“Opponents of government aid to the poor often argue that the poor are not really poor. The evidence they are fond of is often an inappropriate comparison, usually with people in other countries: “Thus we can say that by global standards there are no poor people in the US at all: the entire country is at least middle class or better” (Tim Worstall in Forbes). Sometimes the comparison is with earlier times, as in this quote from Heritage’s Robert Rector: “‘Poor’ Americans today are better housed, better fed, and own more property than did the average US citizen throughout much of the 20th Century.””

    http://thesocietypages.org/socimages/2015/10/13/arent-the-poor-comparatively-rich-the-fallacy-of-faulty-comparison/

  10. Draco T Bastard 12

    The Real Secrets to Grand Fortune

    Too Much: Behind every great fortune, Honoré de Balzac quipped back in the 19th century, lies a great crime. How might you edit that aphorism for today?

    Sam Wilkin: Balzac was onto something. Most of the best wealth secrets from back in the age of the “robber barons” — Rockefeller, Carnegie, Morgan — would today be illegal.

    The vast fortune of the Rockefeller clan, to somewhat oversimplify a fascinating story, was arguably built on cartels — not illegal at the time, but made illegal shortly thereafter. Pierpont Morgan’s “money trust,” which helped make Andrew Carnegie the world’s richest man, was constructed in part via interlocking directorships that were, shortly thereafter, outlawed.

    The new monopolists like to claim that they face competition when really they don’t.

    A lot of what went on in the modern banking sector in the 2000s, and that to some extent still goes on today, probably won’t be legal five to ten years from now.

    So, to update Balzac: “Behind every great fortune lies something that was not a crime when it happened, but probably should have been.”

    Most definitely an interesting interview.

  11. Chooky 13

    The other side of the story:

    ‘MH17 shot with BUK missile, Ukraine failed to close airspace’

    https://www.rt.com/news/318536-mh17-investigation-dutch-report/

    ‘BUK producer detonates missiles next to pilot’s cockpit in real-life MH17 experiment (VIDEO)’

    https://www.rt.com/news/318505-almaz-antey-video-simulation/

    • Chooky 13.1

      and ‘MH17 report’

      https://www.rt.com/shows/crosstalk/318603-mh17-report-investigation-results/

      ‘Fifteen months after the tragic loss of MH17 over war-torn Ukraine the Dutch Safety Board has presented the results of its investigation. From the very beginning the explicit aim of this probe was to determine why the plane was destroyed in midair. Will we ever learn the “who” and “why” parts of this tragedy?CrossTalking with John Laughland, Alexander Mercouris, and Dmitry Babich.”

    • ‘BUK producer detonates missiles next to pilot’s cockpit in real-life MH17 experiment (VIDEO)’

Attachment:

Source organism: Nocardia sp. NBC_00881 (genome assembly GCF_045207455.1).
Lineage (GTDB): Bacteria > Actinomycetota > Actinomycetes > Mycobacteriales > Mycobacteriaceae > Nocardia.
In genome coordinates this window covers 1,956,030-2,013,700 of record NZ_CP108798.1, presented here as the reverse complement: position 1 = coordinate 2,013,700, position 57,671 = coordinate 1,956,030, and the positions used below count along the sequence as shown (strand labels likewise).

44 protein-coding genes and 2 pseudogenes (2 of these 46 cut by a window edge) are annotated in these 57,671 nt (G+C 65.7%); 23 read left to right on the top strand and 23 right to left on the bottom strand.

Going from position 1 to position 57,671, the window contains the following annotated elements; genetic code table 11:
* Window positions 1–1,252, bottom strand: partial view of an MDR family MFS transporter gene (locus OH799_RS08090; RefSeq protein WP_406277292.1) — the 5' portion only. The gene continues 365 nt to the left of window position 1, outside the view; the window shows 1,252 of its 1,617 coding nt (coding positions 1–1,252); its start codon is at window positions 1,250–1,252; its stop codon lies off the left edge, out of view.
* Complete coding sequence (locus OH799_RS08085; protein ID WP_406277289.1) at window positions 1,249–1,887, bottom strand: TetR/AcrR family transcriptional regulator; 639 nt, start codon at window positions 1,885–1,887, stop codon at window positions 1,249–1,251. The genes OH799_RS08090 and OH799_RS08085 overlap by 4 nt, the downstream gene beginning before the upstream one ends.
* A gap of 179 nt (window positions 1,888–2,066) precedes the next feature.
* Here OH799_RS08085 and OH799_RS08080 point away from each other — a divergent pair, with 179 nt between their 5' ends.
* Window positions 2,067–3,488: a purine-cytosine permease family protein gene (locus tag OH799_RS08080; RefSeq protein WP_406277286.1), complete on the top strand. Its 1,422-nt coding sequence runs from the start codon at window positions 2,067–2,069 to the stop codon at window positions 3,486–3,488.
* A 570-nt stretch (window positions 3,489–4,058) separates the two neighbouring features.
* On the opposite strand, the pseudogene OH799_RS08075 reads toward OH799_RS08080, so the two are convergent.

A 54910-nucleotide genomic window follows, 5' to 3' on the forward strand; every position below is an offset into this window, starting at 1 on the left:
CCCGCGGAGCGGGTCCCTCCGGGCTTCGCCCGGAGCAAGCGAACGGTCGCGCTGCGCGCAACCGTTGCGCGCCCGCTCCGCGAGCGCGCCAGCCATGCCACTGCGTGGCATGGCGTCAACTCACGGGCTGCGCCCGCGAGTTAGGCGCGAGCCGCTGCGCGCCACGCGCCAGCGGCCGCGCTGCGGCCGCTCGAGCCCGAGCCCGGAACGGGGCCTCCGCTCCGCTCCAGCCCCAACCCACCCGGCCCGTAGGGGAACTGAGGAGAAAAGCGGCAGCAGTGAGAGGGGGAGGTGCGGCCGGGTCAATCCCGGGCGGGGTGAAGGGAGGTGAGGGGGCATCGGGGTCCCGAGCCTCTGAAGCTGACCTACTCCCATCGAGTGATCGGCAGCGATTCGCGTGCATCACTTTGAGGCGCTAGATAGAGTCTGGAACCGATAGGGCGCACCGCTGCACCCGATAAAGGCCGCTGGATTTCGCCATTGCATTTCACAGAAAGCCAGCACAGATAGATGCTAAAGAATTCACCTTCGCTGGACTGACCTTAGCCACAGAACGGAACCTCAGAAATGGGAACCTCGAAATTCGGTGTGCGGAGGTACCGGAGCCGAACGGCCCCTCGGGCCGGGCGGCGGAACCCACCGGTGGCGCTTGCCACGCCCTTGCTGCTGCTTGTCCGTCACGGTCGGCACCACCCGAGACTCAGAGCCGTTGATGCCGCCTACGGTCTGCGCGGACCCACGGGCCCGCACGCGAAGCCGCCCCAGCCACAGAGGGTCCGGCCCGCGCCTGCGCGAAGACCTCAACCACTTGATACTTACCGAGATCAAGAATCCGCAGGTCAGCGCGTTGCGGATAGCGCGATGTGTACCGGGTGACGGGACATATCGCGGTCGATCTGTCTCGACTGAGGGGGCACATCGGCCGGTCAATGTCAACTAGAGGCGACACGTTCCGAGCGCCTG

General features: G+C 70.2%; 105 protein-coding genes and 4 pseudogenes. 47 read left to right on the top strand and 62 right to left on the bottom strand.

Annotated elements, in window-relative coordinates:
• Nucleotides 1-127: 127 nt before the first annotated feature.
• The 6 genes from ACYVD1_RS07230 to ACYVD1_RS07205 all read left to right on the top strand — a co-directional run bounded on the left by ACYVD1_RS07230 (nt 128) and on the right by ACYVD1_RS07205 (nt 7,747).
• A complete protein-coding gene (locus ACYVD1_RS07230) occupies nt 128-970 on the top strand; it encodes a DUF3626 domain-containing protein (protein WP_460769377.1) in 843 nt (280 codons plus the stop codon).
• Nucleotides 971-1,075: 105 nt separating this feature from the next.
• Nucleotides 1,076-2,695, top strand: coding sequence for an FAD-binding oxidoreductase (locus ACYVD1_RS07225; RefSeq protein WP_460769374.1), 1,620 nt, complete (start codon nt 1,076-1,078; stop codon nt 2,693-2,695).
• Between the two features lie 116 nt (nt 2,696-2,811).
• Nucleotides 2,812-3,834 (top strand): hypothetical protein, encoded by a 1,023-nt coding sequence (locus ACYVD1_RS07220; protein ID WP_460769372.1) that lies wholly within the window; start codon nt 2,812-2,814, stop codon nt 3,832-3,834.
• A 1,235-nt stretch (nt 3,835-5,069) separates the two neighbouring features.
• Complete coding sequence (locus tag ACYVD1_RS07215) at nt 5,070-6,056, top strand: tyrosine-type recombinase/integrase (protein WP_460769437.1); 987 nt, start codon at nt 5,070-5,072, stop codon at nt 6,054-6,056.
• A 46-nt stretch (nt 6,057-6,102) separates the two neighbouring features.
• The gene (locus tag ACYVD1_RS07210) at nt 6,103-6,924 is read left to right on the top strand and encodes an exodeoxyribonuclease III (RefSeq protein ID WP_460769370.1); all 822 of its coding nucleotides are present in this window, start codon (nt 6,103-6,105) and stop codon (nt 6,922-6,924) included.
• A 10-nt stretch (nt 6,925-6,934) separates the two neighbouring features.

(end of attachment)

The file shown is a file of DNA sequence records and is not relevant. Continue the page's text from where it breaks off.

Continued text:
Take the damage shown in the video and figure out exactly how it would be amplified if the missile and aircraft had a closing speed of a couple of thousand kph and the aircraft cabin was pressurised way above the outside atmosphere. You can’t? That’s why the video is completely useless, except for propaganda purposes.

  12. Puckish Rogue 14

    David Seymour is doing some good work in the house as of late…might have to start thinking about changing my party vote again

    • Naki man 14.1

      Did you like his recent comment that “the French love the cock”

    • Grant 14.2

      says the man who claims he’s a centrist.

      • Puckish Rogue 14.2.1

        I am so I’d like a centrist party in power (National) but National will still need support partners and maybe if Act get more seats then Peter Dunne can get the boot

        • Grant 14.2.1.1

          “I am so I’d like a centrist party in power (National)..”
          Lying again…
          http://www.politicalcompass.org/nz2014

          • Puckish Rogue 14.2.1.1.1

            Those questions were a bit skewed towards the left 🙂

            • Grant 14.2.1.1.1.1

              No they weren’t.
              It’s Ok, don’t feel shy.
              I can understand why you’d be embarrassed to admit your desire to vote for Act or National, the extreme right parties of NZ politics.

              • Puckish Rogue

                I was also working at the same time so my concentration was on other things!

                • McFlock

                  lol

                  ah, the “I can’t remember my opinion” defence.

                • Grant

                  You still haven’t looked at the political compass which shows the relative positions of the political parties have you?

                  Even though several commenters have linked to it for you? See the link at my comment 14.2.1.1: It shows that National and Act are furthest to the authoritarian right on the spectrum of NZ politics. You can claim that you made a hash of filling out your personal compass, but you can’t deny your self expressed preference for those two parties.

                  Ergo, you are not a centrist. In NZ terms you are an extreme rightist.